Zoology
Dromedary and Bactrian camels (New Student`s Reference Work, 1914

Dromedary and Bactrian Camels: How to tell the difference



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Dromedary and Bactrian camels (New Student`s Reference Work, 1914
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"Dromedary and Bactrian Camels: How to tell the difference"
Caption: Dromedary and Bactrian camels (New Student`s Reference Work, 1914
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Image by: The New Student`s Reference Work, 5 volumes, Chicago, 1914 (edited by Chandler B. Beach (1839-1928),
© This work is in the public domain in the United States because it was published (or registered with http://commons.wikimedia.org/wiki/File:Dromedary_and_Bactrian_camels_%28New_Student%27s_Reference_Work,_1914%29.jpg#globalusage

Bactrian camels and dromedary or Arabian camels are large animals known for their humps, their amazing capacity to survive in extremely dry conditions, and their ability to transport people across arid deserts.

Bactrian camels probably originated in the cold deserts of the central Asian steppes, which are subject to great extremes of heat and cold. In contrast, the dromedary is native to the hot deserts of Africa and the Middle East. Consequently, while the two types of camel are similar in appearance, they exhibit physical differences related to their ability to survive in two very different environments.

The most obvious difference between the two types of camel is that the dromedary has one hump and the Bactrian has two. The camel stores fat in its hump, and sustains itself on the stored fat when there is no food available. As the dromedary uses up its store of fat, its hump shrinks, while the Bactrian’s hump merely flops to one side. The dromedary’s single hump, which is the only part of its body covered with thick fur, is believed to provide better protection from the sun than the Bactrian’s two humps, while the form and position of the Bactrian’s two humps provide better insulation against heat loss.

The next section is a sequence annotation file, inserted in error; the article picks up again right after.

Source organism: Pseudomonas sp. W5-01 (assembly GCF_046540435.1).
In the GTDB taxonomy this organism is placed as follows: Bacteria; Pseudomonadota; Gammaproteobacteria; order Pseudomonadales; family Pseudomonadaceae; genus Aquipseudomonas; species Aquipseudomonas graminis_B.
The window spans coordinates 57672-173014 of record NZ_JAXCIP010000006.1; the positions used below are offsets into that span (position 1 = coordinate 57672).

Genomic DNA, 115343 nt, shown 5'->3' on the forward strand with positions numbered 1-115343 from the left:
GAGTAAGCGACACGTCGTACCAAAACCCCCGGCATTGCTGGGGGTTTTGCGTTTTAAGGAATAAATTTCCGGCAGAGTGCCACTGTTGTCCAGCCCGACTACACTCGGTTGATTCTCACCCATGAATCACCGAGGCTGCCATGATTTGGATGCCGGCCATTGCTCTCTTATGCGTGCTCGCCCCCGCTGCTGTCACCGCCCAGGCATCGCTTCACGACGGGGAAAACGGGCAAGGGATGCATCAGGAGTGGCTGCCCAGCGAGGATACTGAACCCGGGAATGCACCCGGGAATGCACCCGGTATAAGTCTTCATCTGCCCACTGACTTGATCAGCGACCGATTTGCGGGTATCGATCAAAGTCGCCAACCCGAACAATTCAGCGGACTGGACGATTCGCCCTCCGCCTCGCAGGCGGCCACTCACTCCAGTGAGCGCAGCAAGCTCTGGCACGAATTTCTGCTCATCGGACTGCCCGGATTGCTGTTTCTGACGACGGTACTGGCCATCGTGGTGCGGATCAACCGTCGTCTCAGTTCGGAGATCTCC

The bodies of Bactrians and dromedaries also differ in other ways. The Bactrian is shorter and stouter than the dromedary. A Bactrian measures about six feet (1.8 meters) at the shoulder, while the dromedary averages six and a half feet (two meters), and is generally of a much lighter build, with longer, thinner legs.

Bactrians have long, dark hair and grow a thick coat of insulating fur in the winter which they shed in the summer. Dromedaries, on the other hand, are better adapted to a hot climate because they have short, light hair over most of their body which allows their internal body heat to dissipate. Also, because they do not grow a winter coat they do not need to molt in the summer.

A less obvious difference is that dromedaries have calloused knees while Bactrians do not. When they rest, dromedaries keep their bodies away from the hot desert sand by leaning on their knees, and these callouses prevent their knees from being burnt.

Because they have shorter legs and a stouter build, Bactrian camels are well suited to maintaining their balance in mountainous terrain and on ice and snow. In contrast, long-legged dromedaries are better suited to walking on gently rolling sand dunes, and can travel much faster than Bactrians.

Both dromedaries and Bactrians are domesticated, and have traditionally been used in Asia and Africa for riding, as pack animals and for their milk, meat and hide or wool. A dromedary rider sits on top of that animal's single hump, while a Bactrian rider sits between the camel's two humps. A dromedary is better suited to riding or racing because of its lighter build, while the Bactrian’s heavier build makes it better suited for carrying heavy burdens. Bactrian camels are also reputed to have a gentler temperament than dromedaries. When they are excited or disturbed, dromedaries have a nasty habit of spitting cud, while Bactrians do not generally spit, although they may do so if they are abused.

Both dromedary and Bactrian milk is used for human consumption, and is considered more nutritious than cow’s milk. However, while a Bactrian produces an average of five liters a day, a dromedary is much more productive, and can produce up to 20 liters a day.

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  • InfoBoxCallToAction ActionArrowhttp://www.livius.org/caa-can/camel/camel.html
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  • InfoBoxCallToAction ActionArrowhttp://www.thejunglestore.com/Camels
  • InfoBoxCallToAction ActionArrowhttp://www.camelphotos.com/DifferentTypesP1.html
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